Distribution map for Natterer's bats in Warwickshire. (Click for a full sized image)
Natterer's bat (Myotis nattereri) is a medium-sized species.
ears are narrow, fairly long and slightly curved backwards at the tip;
pink at the base, a little darker at the tip. The inner lobe of the ear
(the tragus) is long, narrow and sharply pointed. A characteristic feature
of this species is a fringe of very stiff bristles along the trailing
edge of its broad tail membrane. Its rather pinkish limbs give rise to
its old name of 'red-armed' bat.
Natterer's bats are found throughout most of the British Isles. Recent
records have extended its range in Scotland, north to the Great Glen fault.
Generally it is a scarce and poorly known species. It is widespread in
Europe, north to southern Scandinavia.
The UK population of Natterer's bats is probably of international importance.
For the conservation of summer roosts the conversion of barns and the
maintenance and remedial treatment of other older buildings needs to be
carefully monitored. With a significant reliance on underground sites
for hibernation, important wintering sites should be protected.
flight & ultrasound
Natterer's bats have a slow to medium flight speed, sometimes over water,
but more often amongst trees where their broad wings and tail membrane
give them great manoeuvrability at slow speed. They normally fly at heights
of less than 5 m but occasionally my reach 15 m among the tree canopy.
Distribution map for all species of Myotis bats in Warwickshire. (Click for a full sized image)
Much of the prey is taken from foliage and includes many flightless or
day-flying insects. Sometimes larger prey is taken to a feeding perch.
It prefers foraging in semi-natural broad-leaved woodland and tree-lined
The echolocation calls of the Natterer's bat are very quiet. Their frequency
range is 35 - 80 kHz with a peak about 50 kHz. On a heterodyne bat detector
the calls are heard as irregular rapid clicks, with a sound similar to
that of stubble burning.
Natterer's bat call on a Time Expansion bat detector.
occurs in the autumn but has been observed in all winter months. Maternity
colonies of adult females are formed from May to June through to July
and sometimes until September - October. They may changed roost site frequently.
The female gives birth to its single young at the end of June or early
July. For the first 3 weeks the young bat feeds only on its mother's milk
and is left in a crèche inside the roost when its mother goes out at night
to feed. During this time the young may make its first flight inside the
roost and within 6 weeks is fully weaned and able to forage for itself.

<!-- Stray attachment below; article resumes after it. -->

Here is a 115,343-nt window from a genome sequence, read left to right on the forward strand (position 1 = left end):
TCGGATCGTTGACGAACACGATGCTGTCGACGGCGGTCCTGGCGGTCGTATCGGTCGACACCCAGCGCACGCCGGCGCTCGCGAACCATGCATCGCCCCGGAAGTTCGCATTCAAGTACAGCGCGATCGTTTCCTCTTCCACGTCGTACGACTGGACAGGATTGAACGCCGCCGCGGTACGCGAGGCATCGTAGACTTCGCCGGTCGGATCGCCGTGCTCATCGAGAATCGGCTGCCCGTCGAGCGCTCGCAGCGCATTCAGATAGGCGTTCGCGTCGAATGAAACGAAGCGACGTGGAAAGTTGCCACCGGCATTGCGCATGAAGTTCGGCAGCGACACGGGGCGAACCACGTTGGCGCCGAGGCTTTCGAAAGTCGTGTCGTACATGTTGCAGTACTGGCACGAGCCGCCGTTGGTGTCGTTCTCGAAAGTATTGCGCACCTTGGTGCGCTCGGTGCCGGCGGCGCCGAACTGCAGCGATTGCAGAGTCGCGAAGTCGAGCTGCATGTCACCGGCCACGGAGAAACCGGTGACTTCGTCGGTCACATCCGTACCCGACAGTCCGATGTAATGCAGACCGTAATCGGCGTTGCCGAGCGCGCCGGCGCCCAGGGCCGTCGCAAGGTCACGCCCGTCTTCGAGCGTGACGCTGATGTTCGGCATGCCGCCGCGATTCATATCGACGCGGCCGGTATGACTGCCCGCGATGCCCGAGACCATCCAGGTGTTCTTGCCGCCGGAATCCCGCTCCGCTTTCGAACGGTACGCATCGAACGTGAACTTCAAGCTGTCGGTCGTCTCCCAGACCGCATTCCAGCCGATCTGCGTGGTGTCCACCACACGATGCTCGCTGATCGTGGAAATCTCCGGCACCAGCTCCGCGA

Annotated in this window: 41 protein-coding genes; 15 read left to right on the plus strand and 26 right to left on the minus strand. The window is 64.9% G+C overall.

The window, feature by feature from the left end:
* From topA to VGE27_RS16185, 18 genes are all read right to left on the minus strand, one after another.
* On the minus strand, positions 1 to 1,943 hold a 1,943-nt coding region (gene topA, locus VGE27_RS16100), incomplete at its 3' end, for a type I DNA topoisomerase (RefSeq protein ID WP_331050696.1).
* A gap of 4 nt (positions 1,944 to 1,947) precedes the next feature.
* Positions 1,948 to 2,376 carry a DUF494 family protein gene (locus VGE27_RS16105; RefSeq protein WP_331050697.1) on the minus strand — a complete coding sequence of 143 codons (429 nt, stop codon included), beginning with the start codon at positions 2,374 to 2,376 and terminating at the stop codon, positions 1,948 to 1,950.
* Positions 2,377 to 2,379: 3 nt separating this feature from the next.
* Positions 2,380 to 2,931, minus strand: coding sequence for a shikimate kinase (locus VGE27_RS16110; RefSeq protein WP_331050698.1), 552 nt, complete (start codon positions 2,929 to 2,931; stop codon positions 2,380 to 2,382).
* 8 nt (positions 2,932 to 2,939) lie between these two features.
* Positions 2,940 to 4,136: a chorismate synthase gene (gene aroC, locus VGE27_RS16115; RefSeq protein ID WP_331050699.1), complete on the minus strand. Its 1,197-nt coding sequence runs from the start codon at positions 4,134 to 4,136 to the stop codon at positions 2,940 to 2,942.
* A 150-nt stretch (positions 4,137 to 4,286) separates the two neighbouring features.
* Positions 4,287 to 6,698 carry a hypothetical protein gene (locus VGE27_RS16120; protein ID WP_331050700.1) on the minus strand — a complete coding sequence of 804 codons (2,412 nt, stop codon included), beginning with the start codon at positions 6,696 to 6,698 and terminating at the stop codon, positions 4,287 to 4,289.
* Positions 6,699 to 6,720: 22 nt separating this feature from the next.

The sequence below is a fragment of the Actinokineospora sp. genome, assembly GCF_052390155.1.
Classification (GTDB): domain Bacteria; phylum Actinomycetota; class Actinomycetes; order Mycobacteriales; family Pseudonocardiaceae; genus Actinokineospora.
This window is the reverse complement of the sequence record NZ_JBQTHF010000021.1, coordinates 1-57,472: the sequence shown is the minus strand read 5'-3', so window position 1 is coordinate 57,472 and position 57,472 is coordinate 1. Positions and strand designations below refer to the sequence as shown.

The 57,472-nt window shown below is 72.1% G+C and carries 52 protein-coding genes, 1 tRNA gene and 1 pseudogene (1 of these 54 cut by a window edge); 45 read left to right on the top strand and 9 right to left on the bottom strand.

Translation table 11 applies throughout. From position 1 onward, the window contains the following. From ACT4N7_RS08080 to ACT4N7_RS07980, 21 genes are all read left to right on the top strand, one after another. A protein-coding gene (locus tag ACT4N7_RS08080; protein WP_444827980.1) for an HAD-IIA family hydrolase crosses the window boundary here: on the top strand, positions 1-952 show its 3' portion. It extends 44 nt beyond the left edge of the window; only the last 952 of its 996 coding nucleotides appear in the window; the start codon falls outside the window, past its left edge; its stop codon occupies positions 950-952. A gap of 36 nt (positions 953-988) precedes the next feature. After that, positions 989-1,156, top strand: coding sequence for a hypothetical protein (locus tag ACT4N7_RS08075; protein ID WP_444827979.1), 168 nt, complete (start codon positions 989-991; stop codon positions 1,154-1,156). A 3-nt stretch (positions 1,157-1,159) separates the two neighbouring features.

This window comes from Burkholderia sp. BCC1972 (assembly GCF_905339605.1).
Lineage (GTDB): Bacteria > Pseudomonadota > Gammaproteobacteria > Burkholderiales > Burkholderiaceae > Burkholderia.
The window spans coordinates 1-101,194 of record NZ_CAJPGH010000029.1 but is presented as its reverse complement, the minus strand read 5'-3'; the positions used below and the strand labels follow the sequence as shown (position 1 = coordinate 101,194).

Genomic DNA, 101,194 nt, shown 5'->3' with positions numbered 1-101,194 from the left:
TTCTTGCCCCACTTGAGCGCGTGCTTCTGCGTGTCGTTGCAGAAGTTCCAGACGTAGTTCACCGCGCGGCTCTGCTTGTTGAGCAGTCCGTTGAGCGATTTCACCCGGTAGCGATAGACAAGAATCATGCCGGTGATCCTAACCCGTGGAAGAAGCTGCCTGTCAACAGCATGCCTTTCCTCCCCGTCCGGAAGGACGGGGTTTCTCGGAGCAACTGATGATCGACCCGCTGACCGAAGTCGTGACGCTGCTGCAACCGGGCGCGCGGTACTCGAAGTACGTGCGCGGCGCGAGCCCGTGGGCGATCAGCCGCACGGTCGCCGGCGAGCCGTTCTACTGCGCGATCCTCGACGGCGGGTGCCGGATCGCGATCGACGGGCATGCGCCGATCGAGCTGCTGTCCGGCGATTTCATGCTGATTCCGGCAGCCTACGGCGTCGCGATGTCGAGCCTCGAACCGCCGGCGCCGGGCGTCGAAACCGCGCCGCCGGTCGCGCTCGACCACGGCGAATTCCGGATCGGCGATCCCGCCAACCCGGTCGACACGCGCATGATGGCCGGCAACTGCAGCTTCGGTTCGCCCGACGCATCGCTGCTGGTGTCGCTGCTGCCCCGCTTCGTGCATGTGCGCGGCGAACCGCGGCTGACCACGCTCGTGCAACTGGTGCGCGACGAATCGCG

Relatively few summer roost sites are known. However, most known summer
colonies are in sold stone buildings with large wooden beams such as castles,
manor houses and churches, or older large-timbered barns. Crevices in
beams or gaps in beam joints are common roost sites. One colon y is known
to roost in a stone garden wall and two in the entrances to mines. They
also roost under bridges. Although colonies are rare in houses, they occur
occasionally in the roof space or directly under ridge tiles, where they
are often hidden amongst timber or tiles.
Access to roost sites is often by direct uninterrupted flight through
a permanently open aperture or at the eaves; but is sometimes via tortuous
routes through hollow walls or behind tiles. There are usually a few droppings
below the access point. The emergence of Natterer's bats from their roost
reaches a peak about one hour after sunset. There is then a lull in activity
before the bats begin to return. They have been observed returning an
hour or two before sunrise but when young are present they may do so soon
Natterer's bats are traditionally tree-roosting bats and it is likely
that many still roost in trees. They will occasionally use bat boxes.
bats start to arrive at their hibernation sites in December with peak
numbers in January or early February. Most leave by early March. They
show a preference for the cool entrance areas of caves and mines, but
will hibernate in any underground shelter.
Natterer's bats are one of the species most frequently found in any small
cave-like site or even exposed rock crevices. They are usually solitary
but small groups are not uncommon and may include other species. An exceptional
cluster of about 150 bats is regularly found at one site. In their efforts
to lodge in small crevices they can be found in almost any position, including
lying on their back or sides, or even resting on their heads. Individual
Natterer's bats are occasionally found hibernating in churches, in crevices
|Head and Body Length
||40 - 50 mm
||36 - 43 mm
||245 - 300 mm
||7 - 12 g
||Fur light buff brown on back, white underneath. Bare
||Autumn and winter.
Young: 1 (occasionally twins) born end of June to early July, weaned
at 6 weeks.
||20 - 1,000 plus
||Up to 20 years
|Habitat and Food
||Old stone buildings and large-timbered barns, tree holes.
||Caves, mines, most underground sites.
||Open woodland, parkland, hedgerows, along waterside
||Flies, moths, spiders, other small insects.
"Natterer's bats prefer foraging in broad-leaved woodlands and river
corridors" Journal of Zoology Volume 275 Issue 3, Pages 314 - 322